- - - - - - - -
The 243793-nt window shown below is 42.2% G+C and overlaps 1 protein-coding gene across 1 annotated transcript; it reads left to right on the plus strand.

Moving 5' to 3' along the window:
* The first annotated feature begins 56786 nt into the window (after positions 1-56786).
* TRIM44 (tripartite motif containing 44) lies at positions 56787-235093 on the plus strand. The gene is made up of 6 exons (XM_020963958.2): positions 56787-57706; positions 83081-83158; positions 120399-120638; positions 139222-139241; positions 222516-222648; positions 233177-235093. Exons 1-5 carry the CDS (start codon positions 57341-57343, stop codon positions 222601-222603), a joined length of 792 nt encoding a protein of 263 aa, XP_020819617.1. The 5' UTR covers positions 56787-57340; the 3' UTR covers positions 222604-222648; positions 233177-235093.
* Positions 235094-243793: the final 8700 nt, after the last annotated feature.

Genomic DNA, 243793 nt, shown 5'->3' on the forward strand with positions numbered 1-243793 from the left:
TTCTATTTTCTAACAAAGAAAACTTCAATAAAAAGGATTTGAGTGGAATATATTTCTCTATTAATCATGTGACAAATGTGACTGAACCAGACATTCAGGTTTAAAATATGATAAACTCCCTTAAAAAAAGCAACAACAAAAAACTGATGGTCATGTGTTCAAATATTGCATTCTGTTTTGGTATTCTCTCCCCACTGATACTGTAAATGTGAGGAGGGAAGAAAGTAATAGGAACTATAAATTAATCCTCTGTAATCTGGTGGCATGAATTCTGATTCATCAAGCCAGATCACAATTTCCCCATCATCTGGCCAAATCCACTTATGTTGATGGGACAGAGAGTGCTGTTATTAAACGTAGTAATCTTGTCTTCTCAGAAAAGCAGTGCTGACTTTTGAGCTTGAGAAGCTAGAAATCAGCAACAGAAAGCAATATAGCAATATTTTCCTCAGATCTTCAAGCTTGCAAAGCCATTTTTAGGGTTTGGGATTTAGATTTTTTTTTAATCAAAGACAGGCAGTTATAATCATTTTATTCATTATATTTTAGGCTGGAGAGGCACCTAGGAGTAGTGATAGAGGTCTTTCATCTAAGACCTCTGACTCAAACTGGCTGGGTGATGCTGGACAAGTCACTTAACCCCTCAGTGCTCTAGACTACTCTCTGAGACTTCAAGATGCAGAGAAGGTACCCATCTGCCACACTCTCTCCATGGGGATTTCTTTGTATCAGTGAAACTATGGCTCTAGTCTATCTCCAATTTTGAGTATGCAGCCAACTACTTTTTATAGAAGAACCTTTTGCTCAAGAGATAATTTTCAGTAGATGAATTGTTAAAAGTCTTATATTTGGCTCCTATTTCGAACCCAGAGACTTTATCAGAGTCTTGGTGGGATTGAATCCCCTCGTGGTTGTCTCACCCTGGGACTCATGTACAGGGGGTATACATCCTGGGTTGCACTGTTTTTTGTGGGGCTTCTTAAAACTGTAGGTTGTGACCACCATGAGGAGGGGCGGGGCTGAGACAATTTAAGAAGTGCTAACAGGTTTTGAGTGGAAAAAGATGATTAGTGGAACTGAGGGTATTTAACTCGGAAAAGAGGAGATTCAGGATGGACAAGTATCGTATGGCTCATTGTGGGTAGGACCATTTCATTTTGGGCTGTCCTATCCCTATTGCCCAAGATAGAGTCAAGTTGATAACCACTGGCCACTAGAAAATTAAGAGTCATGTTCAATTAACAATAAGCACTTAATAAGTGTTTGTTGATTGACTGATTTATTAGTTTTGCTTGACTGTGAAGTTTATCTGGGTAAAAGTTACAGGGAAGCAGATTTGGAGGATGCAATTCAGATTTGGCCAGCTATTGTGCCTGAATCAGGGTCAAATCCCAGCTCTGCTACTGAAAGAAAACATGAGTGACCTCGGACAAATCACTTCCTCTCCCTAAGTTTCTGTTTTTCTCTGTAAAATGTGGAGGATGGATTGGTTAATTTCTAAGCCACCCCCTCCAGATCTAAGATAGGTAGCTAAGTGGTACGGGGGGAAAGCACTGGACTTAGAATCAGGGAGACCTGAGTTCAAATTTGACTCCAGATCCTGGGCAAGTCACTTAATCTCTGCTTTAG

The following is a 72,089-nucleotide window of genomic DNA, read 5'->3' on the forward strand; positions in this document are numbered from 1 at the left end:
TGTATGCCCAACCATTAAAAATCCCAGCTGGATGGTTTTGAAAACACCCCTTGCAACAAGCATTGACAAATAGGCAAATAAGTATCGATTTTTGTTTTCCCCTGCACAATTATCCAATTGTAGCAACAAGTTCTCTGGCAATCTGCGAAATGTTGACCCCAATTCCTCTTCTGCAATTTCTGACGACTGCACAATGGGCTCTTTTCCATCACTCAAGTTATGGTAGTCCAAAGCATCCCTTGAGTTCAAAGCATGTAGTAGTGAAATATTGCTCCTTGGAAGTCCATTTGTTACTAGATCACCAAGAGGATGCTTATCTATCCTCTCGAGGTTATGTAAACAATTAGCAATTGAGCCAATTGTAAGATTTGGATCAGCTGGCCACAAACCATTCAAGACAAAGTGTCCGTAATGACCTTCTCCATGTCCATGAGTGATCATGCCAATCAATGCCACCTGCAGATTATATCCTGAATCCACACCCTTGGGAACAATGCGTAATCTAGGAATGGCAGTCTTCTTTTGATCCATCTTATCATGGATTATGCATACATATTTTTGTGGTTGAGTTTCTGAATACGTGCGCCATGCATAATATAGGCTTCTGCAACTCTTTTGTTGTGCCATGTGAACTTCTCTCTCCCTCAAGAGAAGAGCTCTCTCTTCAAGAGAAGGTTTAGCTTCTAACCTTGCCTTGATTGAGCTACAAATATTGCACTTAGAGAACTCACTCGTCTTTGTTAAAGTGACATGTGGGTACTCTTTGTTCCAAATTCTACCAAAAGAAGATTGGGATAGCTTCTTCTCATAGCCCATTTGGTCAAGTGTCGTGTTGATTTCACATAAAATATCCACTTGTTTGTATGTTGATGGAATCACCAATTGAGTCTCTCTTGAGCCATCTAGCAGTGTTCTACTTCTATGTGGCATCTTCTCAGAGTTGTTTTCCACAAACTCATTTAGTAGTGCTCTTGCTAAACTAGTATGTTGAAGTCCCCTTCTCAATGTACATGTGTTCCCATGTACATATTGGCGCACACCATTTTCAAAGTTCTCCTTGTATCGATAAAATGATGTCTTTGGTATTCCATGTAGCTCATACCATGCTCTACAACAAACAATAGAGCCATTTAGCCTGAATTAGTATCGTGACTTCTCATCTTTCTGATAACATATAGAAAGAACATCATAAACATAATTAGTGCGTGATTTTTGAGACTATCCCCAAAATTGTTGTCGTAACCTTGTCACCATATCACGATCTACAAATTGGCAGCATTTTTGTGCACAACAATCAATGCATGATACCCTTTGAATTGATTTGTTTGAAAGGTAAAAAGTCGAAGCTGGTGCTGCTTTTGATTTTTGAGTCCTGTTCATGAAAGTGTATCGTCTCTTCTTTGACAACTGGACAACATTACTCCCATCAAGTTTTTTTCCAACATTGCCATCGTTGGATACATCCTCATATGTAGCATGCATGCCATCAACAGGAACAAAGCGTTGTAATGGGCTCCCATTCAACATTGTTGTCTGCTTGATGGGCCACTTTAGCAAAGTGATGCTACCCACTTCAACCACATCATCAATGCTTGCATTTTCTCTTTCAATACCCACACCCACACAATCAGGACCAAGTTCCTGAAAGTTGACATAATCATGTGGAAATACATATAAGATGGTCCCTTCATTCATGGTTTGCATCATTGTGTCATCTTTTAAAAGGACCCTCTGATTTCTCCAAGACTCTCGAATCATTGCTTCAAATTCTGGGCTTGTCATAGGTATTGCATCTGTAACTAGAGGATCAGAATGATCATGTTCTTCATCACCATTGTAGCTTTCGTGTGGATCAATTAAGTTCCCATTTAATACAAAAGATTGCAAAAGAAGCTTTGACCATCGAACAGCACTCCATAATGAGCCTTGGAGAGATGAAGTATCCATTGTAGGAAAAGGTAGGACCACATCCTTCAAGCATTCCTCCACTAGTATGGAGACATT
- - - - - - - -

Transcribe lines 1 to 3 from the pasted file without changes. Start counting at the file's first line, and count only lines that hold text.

The 243793-nt window shown below is 42.2% G+C and overlaps 1 protein-coding gene across 1 annotated transcript; it reads left to right on the plus strand.

Moving 5' to 3' along the window:
* The first annotated feature begins 56786 nt into the window (after positions 1-56786).